With 16 days – and about 160 news cycles – remaining until the presidential election, if you look at the news and data coming out of establishment media outlets you get the sense that the election of Hillary Clinton is a foregone conclusion. Yet, if you look at polling data on alternative outlets or even look at social media traffic you get the sense that Donald Trump will win in a landslide. The discrepancies in the information trends dictate that someone must be wrong. Unfortunately, without the tendency or the wherewithal to investigate, potential voters are being bombarded with headline numbers that are rapidly absorbed as indisputable fact due to repetition.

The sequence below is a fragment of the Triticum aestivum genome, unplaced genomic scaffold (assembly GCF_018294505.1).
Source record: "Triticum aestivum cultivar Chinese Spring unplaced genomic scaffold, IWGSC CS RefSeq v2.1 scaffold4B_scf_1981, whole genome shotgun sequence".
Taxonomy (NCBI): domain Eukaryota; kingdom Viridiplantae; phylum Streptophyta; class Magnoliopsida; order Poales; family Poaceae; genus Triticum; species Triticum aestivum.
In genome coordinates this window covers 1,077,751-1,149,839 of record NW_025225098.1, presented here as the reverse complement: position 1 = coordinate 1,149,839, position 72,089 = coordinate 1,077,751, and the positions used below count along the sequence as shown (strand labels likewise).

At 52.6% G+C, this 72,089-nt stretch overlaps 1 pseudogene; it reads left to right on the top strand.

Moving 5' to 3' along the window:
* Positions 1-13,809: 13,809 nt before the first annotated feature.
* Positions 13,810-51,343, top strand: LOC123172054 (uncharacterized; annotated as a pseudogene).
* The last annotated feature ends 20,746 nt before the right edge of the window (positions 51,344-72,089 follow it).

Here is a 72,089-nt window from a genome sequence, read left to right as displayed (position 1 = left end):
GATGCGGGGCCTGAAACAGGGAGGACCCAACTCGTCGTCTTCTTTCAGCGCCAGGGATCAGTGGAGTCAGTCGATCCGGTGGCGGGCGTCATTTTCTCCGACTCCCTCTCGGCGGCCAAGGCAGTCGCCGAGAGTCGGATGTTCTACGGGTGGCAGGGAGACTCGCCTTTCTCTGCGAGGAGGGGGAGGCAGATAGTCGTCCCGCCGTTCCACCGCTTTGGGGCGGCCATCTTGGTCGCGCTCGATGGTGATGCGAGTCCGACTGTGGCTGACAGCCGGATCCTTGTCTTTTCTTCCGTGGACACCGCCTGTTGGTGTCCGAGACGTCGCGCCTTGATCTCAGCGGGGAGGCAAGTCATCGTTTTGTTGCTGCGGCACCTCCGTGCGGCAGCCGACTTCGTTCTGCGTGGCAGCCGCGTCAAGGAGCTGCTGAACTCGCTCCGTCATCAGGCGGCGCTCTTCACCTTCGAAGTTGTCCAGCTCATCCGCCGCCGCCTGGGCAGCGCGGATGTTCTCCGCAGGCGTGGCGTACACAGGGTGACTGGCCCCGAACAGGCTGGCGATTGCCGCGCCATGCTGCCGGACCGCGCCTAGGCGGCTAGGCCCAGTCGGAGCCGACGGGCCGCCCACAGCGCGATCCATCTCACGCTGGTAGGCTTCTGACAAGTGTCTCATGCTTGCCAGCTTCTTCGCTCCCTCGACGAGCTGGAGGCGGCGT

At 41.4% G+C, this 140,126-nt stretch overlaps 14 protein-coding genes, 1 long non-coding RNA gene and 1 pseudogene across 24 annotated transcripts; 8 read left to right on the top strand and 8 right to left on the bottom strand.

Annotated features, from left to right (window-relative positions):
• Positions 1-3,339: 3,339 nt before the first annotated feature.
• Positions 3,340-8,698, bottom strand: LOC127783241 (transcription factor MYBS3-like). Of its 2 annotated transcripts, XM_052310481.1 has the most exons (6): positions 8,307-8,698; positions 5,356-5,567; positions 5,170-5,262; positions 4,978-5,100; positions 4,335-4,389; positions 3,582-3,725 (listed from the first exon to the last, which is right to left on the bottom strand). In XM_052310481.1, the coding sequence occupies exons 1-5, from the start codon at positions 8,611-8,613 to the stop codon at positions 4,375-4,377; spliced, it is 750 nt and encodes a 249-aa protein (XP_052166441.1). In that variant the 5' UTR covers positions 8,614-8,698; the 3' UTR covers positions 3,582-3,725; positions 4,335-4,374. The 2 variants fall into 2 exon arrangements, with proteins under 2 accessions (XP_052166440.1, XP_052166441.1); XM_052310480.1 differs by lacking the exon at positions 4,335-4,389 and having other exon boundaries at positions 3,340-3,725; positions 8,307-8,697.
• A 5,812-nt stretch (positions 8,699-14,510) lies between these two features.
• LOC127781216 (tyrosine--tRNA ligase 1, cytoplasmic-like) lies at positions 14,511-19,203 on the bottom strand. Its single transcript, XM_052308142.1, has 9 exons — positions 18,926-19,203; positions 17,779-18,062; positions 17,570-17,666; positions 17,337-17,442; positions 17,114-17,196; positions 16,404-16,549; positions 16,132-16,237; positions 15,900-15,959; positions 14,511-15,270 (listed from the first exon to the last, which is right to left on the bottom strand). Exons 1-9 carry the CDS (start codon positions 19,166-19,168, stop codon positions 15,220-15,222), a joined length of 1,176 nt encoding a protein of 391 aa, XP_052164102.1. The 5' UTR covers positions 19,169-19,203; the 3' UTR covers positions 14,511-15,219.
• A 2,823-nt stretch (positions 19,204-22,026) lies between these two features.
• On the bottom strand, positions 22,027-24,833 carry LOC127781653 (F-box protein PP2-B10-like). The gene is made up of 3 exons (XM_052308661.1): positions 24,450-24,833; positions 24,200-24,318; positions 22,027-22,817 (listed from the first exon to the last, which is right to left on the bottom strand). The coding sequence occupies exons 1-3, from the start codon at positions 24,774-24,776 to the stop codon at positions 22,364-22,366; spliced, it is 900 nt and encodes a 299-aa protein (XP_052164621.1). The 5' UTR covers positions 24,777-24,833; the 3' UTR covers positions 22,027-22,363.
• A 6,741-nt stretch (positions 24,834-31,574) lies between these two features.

We should never forget the effect that confirmation bias has on this process. Whatever you want to believe, there is a way to manipulate data in order to justify your belief. I participated in a version of this ‘goal seeking’ back when I was an investment banking analyst. Rather than build up the assumptions and properly model out the most likely outcomes based on fundamentals and probabilities, a range of numbers would be deemed acceptable and then the calculations would be performed in a way to justify those numbers. The objective was to win clients. A valuation figure presented to the company needed to be as high as possible without being perceived as unreasonable. Once we won the business and as reality set in more and more, the valuation numbers invariably came down because they didn’t meet the rosy forecasts we had advertised in order to gain the business in the first place.